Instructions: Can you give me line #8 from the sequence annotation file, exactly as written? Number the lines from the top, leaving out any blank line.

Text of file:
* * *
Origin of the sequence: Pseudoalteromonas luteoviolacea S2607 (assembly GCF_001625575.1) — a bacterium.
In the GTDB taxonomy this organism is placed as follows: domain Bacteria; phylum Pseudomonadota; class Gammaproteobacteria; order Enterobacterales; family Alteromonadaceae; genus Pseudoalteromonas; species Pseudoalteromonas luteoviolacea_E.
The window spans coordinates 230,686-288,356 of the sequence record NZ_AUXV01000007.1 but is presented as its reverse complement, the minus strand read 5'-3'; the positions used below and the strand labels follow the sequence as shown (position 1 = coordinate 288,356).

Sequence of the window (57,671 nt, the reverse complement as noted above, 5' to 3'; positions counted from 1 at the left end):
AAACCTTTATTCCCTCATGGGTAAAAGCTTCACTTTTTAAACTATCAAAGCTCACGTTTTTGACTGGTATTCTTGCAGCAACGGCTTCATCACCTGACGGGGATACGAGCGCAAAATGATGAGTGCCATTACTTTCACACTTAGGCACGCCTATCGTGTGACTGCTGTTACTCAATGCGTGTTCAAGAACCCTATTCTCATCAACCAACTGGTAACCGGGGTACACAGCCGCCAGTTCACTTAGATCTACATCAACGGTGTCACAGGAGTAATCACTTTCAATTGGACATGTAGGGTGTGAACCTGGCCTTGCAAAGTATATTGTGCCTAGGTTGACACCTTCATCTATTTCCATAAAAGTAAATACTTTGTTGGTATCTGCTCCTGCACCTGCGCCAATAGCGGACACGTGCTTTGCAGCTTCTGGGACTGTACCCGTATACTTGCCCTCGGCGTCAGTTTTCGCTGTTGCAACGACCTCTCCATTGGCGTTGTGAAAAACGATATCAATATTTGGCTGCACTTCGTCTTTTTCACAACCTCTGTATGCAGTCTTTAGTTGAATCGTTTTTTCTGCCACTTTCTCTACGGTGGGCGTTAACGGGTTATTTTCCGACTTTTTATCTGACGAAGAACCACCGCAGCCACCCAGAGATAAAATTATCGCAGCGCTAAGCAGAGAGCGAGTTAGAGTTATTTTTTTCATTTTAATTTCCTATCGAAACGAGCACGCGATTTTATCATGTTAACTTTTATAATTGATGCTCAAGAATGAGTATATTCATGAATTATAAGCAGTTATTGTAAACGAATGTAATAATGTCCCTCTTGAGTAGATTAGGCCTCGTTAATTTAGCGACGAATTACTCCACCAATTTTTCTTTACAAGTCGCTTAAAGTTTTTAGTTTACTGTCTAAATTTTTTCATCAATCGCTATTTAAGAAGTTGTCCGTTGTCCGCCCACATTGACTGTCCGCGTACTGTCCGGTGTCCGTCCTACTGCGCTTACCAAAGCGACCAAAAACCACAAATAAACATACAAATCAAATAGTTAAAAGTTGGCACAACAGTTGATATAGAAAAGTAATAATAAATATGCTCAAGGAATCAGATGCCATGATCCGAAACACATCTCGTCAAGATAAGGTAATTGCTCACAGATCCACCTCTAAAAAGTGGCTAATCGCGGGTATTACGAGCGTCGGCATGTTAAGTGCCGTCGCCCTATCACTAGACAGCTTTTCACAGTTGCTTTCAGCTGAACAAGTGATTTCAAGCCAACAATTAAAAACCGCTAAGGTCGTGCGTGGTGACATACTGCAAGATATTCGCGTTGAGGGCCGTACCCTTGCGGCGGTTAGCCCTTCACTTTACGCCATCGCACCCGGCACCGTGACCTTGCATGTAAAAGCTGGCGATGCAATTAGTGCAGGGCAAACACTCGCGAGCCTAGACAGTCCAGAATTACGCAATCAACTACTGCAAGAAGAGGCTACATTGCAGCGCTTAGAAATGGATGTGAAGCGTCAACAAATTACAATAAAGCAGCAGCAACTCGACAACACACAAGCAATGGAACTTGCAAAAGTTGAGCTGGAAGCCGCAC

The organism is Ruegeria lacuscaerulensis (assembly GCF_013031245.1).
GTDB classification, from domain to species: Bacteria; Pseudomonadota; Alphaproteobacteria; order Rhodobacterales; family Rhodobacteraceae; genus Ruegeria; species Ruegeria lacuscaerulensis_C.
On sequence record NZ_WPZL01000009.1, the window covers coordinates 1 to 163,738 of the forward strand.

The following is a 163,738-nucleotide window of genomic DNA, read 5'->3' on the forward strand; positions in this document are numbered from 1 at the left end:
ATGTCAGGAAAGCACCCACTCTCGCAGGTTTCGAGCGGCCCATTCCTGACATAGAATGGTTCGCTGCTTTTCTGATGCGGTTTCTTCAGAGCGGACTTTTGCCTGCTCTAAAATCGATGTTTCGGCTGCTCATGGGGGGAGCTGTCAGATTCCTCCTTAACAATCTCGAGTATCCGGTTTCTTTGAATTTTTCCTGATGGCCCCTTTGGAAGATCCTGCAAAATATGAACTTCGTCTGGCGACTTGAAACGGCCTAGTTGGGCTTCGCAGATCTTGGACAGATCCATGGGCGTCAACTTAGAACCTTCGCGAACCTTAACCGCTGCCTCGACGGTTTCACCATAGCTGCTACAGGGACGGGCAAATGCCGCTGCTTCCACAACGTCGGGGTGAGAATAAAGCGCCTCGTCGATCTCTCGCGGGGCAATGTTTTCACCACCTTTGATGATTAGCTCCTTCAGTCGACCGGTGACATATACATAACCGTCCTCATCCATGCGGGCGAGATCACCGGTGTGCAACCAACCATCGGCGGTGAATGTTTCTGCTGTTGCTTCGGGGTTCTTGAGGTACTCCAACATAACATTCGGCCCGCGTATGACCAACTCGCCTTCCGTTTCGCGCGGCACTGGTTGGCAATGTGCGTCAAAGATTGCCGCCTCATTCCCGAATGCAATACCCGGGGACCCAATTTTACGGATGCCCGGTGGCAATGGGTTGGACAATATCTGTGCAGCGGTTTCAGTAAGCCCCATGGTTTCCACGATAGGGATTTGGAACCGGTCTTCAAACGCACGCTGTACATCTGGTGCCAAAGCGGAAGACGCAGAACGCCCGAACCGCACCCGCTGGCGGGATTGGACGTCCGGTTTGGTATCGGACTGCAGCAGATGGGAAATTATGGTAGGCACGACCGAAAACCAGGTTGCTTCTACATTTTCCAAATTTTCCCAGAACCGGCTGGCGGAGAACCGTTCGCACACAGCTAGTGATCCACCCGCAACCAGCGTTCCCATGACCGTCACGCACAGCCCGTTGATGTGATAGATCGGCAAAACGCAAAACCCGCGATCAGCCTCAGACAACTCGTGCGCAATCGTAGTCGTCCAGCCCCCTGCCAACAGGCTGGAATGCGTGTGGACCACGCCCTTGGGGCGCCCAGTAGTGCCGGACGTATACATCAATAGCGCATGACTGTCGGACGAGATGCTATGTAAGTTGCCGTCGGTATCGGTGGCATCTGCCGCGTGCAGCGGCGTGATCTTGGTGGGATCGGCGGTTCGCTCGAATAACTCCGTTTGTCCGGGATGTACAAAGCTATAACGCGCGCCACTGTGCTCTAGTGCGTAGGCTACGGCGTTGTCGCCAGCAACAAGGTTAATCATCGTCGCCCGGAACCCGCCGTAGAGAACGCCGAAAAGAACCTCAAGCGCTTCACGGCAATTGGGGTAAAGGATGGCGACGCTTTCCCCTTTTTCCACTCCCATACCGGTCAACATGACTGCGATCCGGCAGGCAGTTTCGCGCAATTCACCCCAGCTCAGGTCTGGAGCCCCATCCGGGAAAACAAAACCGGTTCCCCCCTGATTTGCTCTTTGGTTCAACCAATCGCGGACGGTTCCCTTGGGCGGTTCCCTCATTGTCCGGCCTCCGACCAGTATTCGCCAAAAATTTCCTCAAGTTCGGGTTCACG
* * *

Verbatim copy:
On sequence record NZ_WPZL01000009.1, the window covers coordinates 1 to 163,738 of the forward strand.